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Preventing Industrial Pollution at its Source
A Final Report of the Michigan Source Reduction Initiative

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Chapter 1



The MSRI reduced its targeted emissions by 43%, from 1 million to 593,000 pounds and targeted wastes by 37 percent, from 17.5 million to 11 million pounds. (Table 3) The reductions exceeded the project reduction goals of 35 percent each for emissions and wastes. Although a few chemicals, such as acrylonitrile and dichlorophenol, were not affected, the vast majority (20 of 26) were reduced. Some chemical wastes and releases, such as formaldehyde, were nearly completely eliminated, and five chemicals-choroethane, chloromethane, methylene chloride, and tetrachloroethylene wastes and toluene air releases-were reduced by more than half. MSRI provided both new incentives and new techniques to achieve pollution reductions that Dow had not previously considered in its routine business and environmental operations.

In addition to the total quantities of reductions achieved, the types of chemicals and wastes reduced are particularly significant, because approximately two-thirds of the wastes reduced-4 million pounds-were chlorinated. (Table 3) These chlorinated wastes were a priority for the activists and environmental participants because they create dioxin under some conditions when incinerated.

MSRI achieved these reductions with a total capital investment of $3.1 million (Table 4). Dow estimates the project will save the company $5.4 million annually, through raw materials cost savings and reduced waste treatment costs alone, for an overall annual rate of return of 180%. The savings figure does not include some other clear financial benefits, such as increased capacity and the impact of lower production costs on sales that result from MSRI modifications to reduce waste.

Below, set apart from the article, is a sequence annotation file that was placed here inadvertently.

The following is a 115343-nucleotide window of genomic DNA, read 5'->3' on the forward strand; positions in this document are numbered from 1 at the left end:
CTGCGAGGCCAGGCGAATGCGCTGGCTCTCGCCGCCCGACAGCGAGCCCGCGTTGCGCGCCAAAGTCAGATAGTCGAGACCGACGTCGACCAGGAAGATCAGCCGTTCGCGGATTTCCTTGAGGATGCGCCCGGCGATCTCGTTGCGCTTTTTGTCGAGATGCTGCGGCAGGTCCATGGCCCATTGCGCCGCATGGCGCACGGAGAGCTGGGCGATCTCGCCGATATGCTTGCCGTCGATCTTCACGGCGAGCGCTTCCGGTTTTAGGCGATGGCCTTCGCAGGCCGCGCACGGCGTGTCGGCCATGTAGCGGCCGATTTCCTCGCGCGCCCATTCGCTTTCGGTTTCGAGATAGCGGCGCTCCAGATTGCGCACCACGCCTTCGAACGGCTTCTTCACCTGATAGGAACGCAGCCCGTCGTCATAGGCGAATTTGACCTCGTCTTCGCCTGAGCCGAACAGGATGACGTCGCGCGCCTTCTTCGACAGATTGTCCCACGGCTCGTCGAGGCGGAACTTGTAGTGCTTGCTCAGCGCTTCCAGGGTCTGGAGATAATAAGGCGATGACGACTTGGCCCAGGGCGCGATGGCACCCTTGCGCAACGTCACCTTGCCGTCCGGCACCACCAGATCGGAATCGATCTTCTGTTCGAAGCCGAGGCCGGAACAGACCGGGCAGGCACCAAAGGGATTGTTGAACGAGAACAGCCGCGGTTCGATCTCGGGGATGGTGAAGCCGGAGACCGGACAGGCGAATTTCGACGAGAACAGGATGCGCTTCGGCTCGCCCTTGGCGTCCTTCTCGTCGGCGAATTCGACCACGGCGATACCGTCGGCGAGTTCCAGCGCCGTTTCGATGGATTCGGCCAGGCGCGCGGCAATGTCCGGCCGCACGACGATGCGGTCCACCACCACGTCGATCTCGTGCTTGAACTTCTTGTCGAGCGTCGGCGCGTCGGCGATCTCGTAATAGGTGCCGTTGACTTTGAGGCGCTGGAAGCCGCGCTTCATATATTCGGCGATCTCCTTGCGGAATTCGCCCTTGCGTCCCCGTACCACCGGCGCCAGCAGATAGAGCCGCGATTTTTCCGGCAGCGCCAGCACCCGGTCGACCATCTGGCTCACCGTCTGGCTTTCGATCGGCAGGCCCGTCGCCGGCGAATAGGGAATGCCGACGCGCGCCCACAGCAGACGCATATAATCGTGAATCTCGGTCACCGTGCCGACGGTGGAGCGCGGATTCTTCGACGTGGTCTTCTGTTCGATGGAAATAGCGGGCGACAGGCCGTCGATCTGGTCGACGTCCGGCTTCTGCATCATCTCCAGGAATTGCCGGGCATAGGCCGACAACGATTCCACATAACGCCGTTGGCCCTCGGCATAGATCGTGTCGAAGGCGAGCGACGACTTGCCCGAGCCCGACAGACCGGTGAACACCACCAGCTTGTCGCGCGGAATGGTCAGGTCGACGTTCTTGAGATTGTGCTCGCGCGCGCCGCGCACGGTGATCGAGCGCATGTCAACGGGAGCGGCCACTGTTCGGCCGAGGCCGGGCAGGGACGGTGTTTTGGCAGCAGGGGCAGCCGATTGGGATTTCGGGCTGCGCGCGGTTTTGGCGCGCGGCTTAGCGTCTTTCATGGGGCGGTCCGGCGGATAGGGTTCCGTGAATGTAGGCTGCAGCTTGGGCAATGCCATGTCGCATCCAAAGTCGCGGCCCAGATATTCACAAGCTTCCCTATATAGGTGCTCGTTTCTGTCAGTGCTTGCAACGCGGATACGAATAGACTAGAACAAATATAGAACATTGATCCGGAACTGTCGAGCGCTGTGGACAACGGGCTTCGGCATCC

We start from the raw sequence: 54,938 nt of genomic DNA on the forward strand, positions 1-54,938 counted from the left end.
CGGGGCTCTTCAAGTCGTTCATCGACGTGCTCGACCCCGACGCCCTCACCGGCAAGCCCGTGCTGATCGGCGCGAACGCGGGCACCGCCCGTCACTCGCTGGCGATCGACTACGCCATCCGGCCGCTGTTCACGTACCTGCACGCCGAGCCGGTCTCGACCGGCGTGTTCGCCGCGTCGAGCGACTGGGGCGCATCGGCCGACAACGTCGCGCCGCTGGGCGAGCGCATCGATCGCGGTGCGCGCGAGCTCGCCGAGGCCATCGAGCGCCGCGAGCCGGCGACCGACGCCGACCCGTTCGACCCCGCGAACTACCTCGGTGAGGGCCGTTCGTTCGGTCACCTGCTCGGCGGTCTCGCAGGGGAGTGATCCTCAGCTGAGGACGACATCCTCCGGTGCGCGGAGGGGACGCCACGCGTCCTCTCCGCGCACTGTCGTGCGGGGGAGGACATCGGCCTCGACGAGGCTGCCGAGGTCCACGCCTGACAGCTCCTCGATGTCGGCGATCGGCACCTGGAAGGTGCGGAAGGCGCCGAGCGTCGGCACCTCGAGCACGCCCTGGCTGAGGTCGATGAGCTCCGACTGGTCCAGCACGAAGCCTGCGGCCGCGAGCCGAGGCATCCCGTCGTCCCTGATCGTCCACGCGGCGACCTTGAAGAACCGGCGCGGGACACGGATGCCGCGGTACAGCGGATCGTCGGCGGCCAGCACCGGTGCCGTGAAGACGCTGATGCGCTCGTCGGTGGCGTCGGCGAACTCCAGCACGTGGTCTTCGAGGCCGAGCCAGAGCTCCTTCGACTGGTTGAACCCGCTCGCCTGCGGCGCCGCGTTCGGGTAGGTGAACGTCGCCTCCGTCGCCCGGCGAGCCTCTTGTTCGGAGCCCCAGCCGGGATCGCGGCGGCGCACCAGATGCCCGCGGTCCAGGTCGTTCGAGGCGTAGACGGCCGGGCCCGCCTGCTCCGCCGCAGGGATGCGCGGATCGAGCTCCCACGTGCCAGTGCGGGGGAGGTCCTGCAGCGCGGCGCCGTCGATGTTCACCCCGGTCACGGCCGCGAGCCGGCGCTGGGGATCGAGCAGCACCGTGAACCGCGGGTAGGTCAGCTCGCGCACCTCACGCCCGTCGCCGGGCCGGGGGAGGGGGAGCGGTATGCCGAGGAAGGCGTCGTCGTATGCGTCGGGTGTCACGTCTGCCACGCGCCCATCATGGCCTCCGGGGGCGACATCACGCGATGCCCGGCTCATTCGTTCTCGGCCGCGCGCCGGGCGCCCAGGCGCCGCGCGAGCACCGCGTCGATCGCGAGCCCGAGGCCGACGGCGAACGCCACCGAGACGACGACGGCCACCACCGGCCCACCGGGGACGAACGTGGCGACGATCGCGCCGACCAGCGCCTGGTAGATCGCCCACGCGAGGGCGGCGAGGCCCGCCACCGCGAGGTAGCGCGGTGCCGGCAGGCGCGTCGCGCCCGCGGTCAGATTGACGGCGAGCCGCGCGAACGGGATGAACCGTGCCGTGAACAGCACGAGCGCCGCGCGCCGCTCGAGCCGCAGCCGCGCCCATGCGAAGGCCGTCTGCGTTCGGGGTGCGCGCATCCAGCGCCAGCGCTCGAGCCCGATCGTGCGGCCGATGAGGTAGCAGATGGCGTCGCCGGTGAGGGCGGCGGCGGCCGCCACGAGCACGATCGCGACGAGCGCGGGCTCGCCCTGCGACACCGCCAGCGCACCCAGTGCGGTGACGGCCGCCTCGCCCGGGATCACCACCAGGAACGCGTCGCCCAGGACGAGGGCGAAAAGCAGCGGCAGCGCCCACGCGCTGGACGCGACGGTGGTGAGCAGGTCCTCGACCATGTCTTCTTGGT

A total of 17 projects delivered these reductions. (Table 4) All of them were directly related to increasing production yield, capacity, or quality improvements, and this enabled them to successfully compete for capital within each business. Projects relying on process modifications were responsible for the largest proportion of the reductions achieved, followed by those relying on in-process recycling. (Figure 2)

Several of the MSRI reduction projects are particularly interesting. For example, one project required only improved cooling to reduce nearly 2 million pounds of waste. Another revealed that reducing residual solvent in a raw material would both greatly reduce a waste tar and facilitate recovery of other chemicals in the remaining tar. A third focused on re-ordering production schedules to concentrate impurities in a waste stream and thereby enhance their recovery. Detailed descriptions of each MSRI reduction project are provided in Appendix II.